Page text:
By John Rieping | Published 15 May 2015 in The Madera Tribune | All rights reserved |
Empowering affirmations have perhaps become some of our era's most popular cliches, doomed to be drained of meaning and impact by casual overuse.
Even so, one made me think when I heard it on social media. It says: "You are enough."
To me, the phrase begs for the reply: enough what? Am I enough of an annoyance? Enough of a man? Does it mean my body mass index is healthy? Or that my income is above poverty level?
How am I enough?
The more I pondered the words, the less sense they made to me. If anything is clear, it is that humans are social animals by nature. We're not self sufficient.
This is especially clear in the U.S. today, in which most of us rely on others to feed, house, and equip us in exchange for money. We lack the skills to survive on our own.
But, even if we did, we still would need other creatures around us for the sake of our hearts and minds.
In the 1950s, psychologist Harry Harlow of the University of Wisconsin studied the effects of solitude on rhesus monkeys, who were placed in an inverted pyramid they could not climb out of. After a day or two, most monkeys seemed to lose hope.
They became "profoundly disturbed, given to staring blankly and rocking in places for long periods, circling their cages repetitively, and mutilating themselves," Harlow said.
Most recovered after returning from isolation, but not all. "Twelve months of isolation almost obliterated the animals socially," according to Harlow.
The results of solitary confinement on human prisoners are similar.
In one study, psychiatrist Stuart Grassian of Harvard Medical School found about a third of such inmates were "actively psychotic and/or acutely suicidal." Being cut off caused hallucinations, panic attacks, paranoia, hypersensitivity, severe obsessions, difficulty thinking, and more.
Half of all prison suicides in California from 1999-2004 were by those in solitary confinement.
On our own, we are not enough, and we don't have to go to extremes to discover that.
In 2014, a series of 11 studies led by University of Virginia researchers found that most people would rather do something — even if painful — than be alone and undistracted from their own thoughts for 15 minutes.
Among this majority, two out of three men and one out of four women even preferred to self-inflict an electric shock instead of think while undisturbed for 15 minutes.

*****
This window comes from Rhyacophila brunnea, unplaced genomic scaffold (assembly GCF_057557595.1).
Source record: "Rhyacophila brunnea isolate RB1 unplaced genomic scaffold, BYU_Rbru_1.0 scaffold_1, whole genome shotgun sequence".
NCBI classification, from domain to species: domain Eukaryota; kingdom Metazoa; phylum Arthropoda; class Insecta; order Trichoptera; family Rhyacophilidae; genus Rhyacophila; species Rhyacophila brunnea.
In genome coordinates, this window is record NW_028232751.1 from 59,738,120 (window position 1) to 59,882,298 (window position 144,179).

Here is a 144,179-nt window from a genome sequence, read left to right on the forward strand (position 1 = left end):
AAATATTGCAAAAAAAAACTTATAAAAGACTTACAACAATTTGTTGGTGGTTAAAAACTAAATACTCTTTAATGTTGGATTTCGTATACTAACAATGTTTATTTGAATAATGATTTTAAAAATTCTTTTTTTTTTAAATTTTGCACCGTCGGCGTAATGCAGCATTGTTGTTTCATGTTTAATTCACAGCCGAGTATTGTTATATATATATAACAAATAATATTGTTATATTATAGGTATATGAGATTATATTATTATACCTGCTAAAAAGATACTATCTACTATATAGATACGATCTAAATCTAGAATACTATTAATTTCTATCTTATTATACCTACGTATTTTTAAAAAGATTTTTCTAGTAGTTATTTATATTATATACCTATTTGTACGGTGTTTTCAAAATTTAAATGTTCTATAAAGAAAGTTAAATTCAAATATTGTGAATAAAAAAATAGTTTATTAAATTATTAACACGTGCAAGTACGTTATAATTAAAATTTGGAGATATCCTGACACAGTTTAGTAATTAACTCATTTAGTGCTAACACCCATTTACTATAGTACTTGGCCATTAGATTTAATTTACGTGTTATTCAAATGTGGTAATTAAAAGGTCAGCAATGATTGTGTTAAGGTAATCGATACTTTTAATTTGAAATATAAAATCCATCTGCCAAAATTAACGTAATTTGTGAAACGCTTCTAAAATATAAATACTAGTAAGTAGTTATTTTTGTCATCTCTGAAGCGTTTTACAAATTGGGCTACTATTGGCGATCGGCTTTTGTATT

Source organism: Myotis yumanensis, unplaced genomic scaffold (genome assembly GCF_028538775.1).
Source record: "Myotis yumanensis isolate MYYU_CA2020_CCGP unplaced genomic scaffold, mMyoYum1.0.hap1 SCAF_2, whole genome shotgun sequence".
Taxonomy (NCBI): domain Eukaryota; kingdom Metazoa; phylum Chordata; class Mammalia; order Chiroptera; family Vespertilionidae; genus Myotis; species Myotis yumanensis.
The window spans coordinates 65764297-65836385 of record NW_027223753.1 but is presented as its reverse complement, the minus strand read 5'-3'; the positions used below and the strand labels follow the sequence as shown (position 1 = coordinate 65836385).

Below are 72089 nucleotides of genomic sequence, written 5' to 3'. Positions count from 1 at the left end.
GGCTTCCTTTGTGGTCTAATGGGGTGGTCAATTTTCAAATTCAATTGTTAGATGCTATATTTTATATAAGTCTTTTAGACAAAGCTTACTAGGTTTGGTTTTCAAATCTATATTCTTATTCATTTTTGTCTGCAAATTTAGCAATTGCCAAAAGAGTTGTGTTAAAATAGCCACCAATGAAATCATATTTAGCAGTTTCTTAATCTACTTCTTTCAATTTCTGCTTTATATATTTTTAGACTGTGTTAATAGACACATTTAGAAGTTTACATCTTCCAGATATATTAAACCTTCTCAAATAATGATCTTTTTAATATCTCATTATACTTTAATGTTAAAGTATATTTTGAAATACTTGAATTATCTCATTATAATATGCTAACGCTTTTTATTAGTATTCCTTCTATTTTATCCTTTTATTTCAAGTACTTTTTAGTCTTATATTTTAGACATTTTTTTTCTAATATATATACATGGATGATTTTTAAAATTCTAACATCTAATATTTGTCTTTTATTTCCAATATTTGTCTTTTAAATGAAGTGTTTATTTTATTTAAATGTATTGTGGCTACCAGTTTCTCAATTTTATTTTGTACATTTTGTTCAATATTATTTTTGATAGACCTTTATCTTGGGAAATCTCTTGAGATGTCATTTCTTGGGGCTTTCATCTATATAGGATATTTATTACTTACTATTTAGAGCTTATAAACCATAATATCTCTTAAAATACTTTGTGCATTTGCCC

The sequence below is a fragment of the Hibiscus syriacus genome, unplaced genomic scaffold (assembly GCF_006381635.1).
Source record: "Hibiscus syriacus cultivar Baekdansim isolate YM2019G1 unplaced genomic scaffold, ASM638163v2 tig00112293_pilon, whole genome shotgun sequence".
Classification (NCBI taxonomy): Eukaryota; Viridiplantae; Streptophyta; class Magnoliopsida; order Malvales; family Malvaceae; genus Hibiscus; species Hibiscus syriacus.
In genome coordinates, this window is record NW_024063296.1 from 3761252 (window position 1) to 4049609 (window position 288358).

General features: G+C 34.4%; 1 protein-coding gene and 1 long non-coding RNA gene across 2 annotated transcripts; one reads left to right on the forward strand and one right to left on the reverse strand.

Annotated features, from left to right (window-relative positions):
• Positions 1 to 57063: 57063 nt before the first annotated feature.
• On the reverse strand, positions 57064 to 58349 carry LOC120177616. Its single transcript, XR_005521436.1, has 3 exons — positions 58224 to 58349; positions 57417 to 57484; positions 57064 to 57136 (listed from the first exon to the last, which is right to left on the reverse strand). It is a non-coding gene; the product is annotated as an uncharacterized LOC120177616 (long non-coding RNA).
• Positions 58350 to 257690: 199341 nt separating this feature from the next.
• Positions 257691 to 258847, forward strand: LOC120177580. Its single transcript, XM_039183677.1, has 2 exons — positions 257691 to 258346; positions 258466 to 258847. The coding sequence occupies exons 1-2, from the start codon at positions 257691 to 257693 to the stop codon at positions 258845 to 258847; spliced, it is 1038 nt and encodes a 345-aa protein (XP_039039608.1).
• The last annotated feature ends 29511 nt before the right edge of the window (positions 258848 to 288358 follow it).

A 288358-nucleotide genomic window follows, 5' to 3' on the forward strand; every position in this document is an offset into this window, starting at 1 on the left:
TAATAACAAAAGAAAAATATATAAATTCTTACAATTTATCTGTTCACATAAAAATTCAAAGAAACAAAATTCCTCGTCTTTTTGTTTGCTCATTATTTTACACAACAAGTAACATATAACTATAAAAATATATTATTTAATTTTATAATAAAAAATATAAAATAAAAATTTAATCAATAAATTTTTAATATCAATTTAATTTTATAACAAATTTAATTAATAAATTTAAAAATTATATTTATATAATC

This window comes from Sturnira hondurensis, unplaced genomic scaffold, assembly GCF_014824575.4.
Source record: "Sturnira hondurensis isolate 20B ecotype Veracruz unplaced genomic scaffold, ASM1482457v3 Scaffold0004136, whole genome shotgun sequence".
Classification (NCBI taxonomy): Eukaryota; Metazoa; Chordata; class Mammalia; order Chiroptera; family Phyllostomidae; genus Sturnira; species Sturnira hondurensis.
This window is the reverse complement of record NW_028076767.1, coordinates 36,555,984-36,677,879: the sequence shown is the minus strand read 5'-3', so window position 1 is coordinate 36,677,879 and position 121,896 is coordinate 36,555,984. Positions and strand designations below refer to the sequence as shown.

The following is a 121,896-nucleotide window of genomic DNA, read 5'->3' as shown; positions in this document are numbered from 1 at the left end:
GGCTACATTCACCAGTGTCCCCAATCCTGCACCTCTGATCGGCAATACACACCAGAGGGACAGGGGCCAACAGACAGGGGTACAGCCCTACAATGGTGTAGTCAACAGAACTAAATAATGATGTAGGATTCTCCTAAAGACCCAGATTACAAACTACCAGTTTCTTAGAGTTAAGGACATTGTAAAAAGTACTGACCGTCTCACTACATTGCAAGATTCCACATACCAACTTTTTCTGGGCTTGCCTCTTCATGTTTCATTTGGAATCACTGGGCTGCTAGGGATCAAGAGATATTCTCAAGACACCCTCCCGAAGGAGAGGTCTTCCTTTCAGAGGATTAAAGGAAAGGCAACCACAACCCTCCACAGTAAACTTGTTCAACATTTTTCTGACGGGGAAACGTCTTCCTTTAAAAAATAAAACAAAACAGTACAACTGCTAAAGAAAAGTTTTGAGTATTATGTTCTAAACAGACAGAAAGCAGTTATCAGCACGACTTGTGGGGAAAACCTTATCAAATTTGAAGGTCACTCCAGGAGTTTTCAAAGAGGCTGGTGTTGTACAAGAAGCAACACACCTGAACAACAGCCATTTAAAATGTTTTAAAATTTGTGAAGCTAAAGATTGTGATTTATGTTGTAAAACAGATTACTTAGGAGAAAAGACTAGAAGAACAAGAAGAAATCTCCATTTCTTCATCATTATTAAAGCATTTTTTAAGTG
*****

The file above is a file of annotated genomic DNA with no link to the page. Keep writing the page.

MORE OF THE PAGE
Not everyone is like this, of course.
I, for one, am an incurable daydreamer and can happily spend hours lost in idle thoughts, whether inventing worlds or solving puzzles in my imagination. During my years as a Benedictine monk in temporary vows, half a year could pass without the itch to walk down the hilltop on which the monastery stood.
I tend to be content.
Yet I too am not immune to loneliness, restlessness, frustrations, failures, pain, or so many other aches that remind us we are not enough.
We humans have a longing for "enough," for fullness, that drives us to connect with the world around us to find what we lack. It is a universal hunger and, if we deny it, we devour ourselves.
This hunger is the "emptiness" I wrote of near the end of my last column.
Neither pain nor pleasure can do more than distract us from this ache, and nothing in our lives can ease it for more than a time. As a Christian, I suspect it is this hunger that led our first parents to aspire to become like gods -- self sufficient -- by rebellion (Bereishit/Genesis 3:1-6).
It is a hunger for divinity.
We who claim to be Christians must offer this emptiness to God by resisting the urge to fill it with anything less than the divine.
That can be hard.
In heaven, Christians believe, we will be united with God fully and be fulfilled utterly. So much so that sadness will be impossible. Our hunger, so endless, will be satisfied by the infinite one.
Meanwhile, though, we don't experience this. We may love God, but we ache even so.
That is what makes the offering of our emptiness so pleasing to God. It is the yearning of a faithful lover.
"No gift is proper to a Deity; / no fruit is worthy for such power to bless. / If you have nothing, gather back your sigh, / and with your hands held high, your heart held high, / lift up your emptiness!"
— Jessica Powers, aka Sister Miriam of the Holy Spirit (1905-1988)